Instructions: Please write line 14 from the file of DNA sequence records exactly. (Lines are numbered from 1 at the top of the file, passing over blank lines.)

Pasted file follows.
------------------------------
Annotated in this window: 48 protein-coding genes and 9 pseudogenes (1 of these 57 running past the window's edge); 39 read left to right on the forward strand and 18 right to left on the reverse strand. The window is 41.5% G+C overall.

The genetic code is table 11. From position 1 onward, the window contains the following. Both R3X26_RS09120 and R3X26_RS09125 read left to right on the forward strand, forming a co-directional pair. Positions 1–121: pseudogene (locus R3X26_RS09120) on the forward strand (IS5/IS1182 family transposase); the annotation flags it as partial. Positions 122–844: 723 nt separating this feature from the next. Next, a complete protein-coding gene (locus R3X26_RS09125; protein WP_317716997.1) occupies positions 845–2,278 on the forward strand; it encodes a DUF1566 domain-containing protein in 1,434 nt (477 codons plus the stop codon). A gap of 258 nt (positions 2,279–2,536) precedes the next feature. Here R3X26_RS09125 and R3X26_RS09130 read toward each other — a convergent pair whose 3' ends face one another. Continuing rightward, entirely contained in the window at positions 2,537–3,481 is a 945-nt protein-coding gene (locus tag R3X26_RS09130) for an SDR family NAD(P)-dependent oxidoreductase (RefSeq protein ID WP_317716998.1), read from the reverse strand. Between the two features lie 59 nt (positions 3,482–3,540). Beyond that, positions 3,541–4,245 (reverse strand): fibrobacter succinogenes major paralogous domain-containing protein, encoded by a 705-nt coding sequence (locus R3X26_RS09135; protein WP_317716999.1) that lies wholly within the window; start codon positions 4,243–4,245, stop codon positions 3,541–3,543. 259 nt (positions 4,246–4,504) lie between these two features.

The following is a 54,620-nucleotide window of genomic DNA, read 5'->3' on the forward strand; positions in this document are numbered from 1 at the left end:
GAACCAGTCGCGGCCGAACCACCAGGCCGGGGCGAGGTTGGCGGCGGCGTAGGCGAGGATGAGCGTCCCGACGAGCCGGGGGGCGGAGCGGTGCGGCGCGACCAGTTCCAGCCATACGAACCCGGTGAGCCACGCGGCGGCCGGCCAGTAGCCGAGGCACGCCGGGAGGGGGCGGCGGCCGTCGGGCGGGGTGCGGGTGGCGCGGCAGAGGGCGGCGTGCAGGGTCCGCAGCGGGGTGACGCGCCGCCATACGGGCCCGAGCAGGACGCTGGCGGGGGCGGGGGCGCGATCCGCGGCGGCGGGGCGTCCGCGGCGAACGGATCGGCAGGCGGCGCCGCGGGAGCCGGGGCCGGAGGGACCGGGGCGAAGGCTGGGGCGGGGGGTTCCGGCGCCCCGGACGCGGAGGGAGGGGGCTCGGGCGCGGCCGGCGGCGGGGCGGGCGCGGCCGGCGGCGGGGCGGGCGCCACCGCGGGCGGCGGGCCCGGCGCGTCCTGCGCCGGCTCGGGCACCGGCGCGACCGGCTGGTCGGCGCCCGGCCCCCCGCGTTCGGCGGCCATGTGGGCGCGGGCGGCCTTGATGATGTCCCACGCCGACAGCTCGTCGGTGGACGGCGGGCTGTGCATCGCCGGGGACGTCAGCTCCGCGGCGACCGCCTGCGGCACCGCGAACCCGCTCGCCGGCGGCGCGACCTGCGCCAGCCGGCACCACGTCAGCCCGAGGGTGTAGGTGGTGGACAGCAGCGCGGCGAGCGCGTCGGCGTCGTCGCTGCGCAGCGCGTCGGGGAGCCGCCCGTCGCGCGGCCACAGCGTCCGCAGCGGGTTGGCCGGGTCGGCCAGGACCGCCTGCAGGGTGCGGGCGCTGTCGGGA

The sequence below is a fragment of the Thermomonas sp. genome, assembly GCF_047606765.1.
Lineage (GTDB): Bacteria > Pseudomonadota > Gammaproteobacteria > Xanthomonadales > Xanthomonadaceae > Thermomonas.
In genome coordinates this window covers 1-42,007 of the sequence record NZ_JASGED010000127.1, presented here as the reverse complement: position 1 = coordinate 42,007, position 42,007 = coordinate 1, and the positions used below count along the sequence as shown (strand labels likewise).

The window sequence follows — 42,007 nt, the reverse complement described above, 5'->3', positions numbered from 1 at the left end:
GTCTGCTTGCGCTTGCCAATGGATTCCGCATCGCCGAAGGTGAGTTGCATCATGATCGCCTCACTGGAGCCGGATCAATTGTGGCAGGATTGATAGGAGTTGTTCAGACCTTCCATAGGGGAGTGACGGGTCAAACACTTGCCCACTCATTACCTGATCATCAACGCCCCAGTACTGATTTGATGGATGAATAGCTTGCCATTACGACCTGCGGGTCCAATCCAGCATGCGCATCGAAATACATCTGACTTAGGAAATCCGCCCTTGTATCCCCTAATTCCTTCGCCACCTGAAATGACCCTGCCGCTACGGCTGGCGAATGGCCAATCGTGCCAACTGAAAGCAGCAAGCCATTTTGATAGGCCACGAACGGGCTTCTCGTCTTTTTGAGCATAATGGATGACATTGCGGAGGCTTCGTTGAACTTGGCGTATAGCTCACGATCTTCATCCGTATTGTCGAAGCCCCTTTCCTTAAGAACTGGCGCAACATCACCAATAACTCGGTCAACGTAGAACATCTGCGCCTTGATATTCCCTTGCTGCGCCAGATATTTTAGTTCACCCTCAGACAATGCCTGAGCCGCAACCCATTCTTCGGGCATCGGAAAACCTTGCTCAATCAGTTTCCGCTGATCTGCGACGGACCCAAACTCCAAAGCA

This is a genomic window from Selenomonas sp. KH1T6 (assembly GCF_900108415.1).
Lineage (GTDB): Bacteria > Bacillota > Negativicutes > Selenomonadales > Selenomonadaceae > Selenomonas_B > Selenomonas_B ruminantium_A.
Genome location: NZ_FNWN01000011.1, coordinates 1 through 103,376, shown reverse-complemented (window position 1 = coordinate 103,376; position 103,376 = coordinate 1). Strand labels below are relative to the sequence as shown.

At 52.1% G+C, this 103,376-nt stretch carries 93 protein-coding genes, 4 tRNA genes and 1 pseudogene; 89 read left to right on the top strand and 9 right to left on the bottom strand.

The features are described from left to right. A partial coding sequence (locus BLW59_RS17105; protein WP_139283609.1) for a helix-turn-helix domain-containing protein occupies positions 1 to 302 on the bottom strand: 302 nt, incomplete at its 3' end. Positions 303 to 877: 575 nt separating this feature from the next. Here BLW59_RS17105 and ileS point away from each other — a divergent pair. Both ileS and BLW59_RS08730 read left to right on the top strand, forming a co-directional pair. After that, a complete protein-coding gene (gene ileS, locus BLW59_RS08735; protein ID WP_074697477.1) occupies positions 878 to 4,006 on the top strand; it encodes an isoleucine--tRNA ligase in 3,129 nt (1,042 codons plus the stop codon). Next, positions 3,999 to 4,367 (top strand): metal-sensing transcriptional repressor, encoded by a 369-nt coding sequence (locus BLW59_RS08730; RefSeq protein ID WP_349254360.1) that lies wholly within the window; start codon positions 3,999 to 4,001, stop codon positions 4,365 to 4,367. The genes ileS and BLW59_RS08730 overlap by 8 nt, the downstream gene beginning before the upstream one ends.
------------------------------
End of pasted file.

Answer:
The features are described from left to right. A partial coding sequence (locus BLW59_RS17105; protein WP_139283609.1) for a helix-turn-helix domain-containing protein occupies positions 1 to 302 on the bottom strand: 302 nt, incomplete at its 3' end. Positions 303 to 877: 575 nt separating this feature from the next. Here BLW59_RS17105 and ileS point away from each other — a divergent pair. Both ileS and BLW59_RS08730 read left to right on the top strand, forming a co-directional pair. After that, a complete protein-coding gene (gene ileS, locus BLW59_RS08735; protein ID WP_074697477.1) occupies positions 878 to 4,006 on the top strand; it encodes an isoleucine--tRNA ligase in 3,129 nt (1,042 codons plus the stop codon). Next, positions 3,999 to 4,367 (top strand): metal-sensing transcriptional repressor, encoded by a 369-nt coding sequence (locus BLW59_RS08730; RefSeq protein ID WP_349254360.1) that lies wholly within the window; start codon positions 3,999 to 4,001, stop codon positions 4,365 to 4,367. The genes ileS and BLW59_RS08730 overlap by 8 nt, the downstream gene beginning before the upstream one ends.